Long-term measures of financial support from the state were less frequent. In the case of Croatia these are available to only one-third of the respondents (33.3%), in Slovenia, Serbia and North Macedonia approximately 20% of the respondents, while they are least available to the respondents in Montenegro (10.6%) and Bosnia and Herzegovina (6.1%). As a consequence of the lack of state support, new systems of care and support have emerged, such as the Cultural Workers Solidarity Fund in Serbia, established through the cooperation of the until recently fragmented professional associations and networks, to provide monthly support to cultural workers left without the income. These findings show that the crisis has triggered new ways to organize care in places where unions no longer exist and state support is shrinking.

Parallel with these, there are doubts in the art profession and trends of de-professionalization, since this crisis has made the already hard situation for maintaining cultural work or entering the profession only harder. One strategy of mitigating the economic problems of cultural workers in the countries in the region is that many of them have other (often full-time) jobs. In our sample, one-third of the respondents (33.7%) are involved in artistic activities, but have another, financially more stable occupation. Most individuals with another full-time job can be found in Montenegro (56.5%) and Bosnia and Herzegovina (46%), while the smallest number of them can be found in Slovenia (20.4%) and Croatia (23.6%). For almost two-thirds of them (65.9%) this second occupation accounts for more than one half of their total personal income. In addition to this, a little less than one-fifth of the respondents (18.1%) have managed to provide alternative sources of income during the crisis caused by the ongoing pandemic. In an inverse proportion with having another occupation, these alternative sources of income are mostly to be found among respondents in Slovenia (31.5%) and Croatia (22.5%), and least of all in Montenegro (14,5%). Furthermore, our findings show the increased doubt in the cultural workers profession and as a means to sustain their livelihood, which might mean that an increased number of them might be practicing arts and culture as a vocation while finding a job outside of art.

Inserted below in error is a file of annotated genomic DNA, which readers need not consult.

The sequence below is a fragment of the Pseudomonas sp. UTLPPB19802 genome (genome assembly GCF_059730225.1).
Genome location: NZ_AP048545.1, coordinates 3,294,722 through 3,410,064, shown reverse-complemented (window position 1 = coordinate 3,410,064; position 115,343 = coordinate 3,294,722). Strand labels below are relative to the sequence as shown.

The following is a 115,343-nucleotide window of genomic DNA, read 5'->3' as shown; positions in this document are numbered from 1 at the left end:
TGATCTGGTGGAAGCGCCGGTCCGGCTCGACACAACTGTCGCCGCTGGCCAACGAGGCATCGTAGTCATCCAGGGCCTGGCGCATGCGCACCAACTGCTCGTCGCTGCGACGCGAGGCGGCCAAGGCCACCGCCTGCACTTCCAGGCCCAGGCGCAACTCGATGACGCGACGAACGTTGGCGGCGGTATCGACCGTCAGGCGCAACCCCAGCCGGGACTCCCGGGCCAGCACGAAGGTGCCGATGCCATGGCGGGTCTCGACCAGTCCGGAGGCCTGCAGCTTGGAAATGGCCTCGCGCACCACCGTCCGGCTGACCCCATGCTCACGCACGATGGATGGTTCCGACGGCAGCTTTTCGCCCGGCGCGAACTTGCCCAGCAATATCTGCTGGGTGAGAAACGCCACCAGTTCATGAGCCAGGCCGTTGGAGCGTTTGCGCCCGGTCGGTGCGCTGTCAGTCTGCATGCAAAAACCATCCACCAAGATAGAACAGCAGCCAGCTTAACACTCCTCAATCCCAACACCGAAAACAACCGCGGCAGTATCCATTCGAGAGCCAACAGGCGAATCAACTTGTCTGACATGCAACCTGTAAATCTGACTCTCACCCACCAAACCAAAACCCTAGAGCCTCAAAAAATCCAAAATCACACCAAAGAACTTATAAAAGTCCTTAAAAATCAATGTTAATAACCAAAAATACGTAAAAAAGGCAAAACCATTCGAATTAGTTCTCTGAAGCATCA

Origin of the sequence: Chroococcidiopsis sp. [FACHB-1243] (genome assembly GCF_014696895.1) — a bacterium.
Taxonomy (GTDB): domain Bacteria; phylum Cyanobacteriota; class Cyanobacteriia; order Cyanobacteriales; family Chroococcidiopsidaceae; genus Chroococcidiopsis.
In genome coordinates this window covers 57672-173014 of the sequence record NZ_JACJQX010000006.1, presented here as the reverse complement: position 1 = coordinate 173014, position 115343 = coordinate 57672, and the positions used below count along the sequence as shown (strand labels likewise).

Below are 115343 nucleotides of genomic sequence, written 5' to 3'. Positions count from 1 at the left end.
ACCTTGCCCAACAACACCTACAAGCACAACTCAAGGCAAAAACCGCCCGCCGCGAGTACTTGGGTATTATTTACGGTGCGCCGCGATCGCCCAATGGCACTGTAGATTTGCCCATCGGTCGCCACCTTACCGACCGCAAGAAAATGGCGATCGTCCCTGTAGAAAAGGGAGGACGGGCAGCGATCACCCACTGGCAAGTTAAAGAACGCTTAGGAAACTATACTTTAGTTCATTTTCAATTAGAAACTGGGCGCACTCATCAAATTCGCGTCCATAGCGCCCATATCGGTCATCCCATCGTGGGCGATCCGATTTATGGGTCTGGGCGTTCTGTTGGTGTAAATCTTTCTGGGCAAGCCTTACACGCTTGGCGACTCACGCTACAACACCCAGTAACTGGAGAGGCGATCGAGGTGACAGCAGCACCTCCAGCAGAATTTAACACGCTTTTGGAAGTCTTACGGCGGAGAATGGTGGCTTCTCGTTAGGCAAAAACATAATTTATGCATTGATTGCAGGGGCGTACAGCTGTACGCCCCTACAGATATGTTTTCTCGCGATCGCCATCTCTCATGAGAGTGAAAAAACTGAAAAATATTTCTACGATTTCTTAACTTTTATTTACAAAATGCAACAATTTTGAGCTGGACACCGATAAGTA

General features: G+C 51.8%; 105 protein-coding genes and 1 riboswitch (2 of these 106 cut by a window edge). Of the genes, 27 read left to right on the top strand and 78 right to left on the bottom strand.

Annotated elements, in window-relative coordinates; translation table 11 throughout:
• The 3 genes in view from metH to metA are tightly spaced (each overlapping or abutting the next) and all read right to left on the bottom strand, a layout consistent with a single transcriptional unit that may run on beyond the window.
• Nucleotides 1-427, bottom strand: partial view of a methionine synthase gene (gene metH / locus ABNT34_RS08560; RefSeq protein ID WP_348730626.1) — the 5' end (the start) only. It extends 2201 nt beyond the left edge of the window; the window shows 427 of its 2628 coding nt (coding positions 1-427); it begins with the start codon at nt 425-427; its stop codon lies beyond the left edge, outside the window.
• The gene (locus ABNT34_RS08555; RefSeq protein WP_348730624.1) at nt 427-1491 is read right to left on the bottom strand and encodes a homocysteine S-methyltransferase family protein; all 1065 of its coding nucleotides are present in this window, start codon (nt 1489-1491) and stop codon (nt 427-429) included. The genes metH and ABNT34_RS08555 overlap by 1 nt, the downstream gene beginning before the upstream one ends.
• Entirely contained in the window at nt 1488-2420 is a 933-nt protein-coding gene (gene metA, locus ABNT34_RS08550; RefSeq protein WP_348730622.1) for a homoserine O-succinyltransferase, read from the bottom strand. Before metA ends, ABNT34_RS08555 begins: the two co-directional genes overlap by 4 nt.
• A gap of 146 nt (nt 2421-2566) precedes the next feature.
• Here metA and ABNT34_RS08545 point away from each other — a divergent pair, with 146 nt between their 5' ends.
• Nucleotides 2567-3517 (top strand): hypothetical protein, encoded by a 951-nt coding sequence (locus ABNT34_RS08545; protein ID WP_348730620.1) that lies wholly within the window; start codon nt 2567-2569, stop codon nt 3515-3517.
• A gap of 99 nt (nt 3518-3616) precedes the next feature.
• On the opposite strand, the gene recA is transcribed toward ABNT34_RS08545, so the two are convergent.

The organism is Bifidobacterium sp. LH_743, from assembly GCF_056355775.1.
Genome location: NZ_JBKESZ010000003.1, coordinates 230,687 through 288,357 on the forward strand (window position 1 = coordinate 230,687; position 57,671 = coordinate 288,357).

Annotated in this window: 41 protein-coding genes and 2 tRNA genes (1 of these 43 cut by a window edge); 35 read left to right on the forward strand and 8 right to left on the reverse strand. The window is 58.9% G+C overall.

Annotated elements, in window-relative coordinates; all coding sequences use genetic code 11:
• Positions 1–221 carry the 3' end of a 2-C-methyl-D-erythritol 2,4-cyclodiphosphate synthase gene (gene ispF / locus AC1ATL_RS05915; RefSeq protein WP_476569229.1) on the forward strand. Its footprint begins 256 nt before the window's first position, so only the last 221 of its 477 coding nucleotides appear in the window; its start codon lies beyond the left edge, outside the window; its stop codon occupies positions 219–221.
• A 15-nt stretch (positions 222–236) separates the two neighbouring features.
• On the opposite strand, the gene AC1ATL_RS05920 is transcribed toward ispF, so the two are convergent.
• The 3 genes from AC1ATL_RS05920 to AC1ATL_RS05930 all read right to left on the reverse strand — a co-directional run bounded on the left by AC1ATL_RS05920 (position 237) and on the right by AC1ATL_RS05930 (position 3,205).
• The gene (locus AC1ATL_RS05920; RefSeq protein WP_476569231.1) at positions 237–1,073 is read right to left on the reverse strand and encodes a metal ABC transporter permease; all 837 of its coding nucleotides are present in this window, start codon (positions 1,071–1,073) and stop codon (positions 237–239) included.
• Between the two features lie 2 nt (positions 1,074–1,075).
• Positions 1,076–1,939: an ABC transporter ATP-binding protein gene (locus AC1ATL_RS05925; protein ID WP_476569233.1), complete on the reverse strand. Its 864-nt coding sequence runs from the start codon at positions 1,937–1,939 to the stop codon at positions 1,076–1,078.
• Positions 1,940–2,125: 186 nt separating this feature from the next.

In the case of artists and cultural workers, work is intimately related to one’s notion of the self. This is why the inability to work brought not only financial issues but deep psychological distress. Depression, feeling of disorientation, hopelessness, desperation, and “paralyzing uncertainty” as one respondent framed it, are very common among answers. This is particularly important for those whose work is at the very core of their identity and sense of personal worth. On the other hand, precisely because it is an endeavor that goes beyond financial reward, many have continued their artistic and creative practices regardless of the precariousness, as well as the collapse of social and political normality. In fact, our findings indicate that now, even more than before, we see that art and creativity are often experienced as opposition and revolt against social, political and economic ills. 

Within INVENT project, in the interviews and focus groups, which are being implemented this Spring and Summer, we will take a further look at the cultural field, as well as on values and benefits which citizens, policy-makers and cultural professionals inscribe to arts and culture. But, until then, we are curious to know if you can recognize some of the above-mentioned trends in your own life since COVID-19? If so, please share your experiences in the comments section.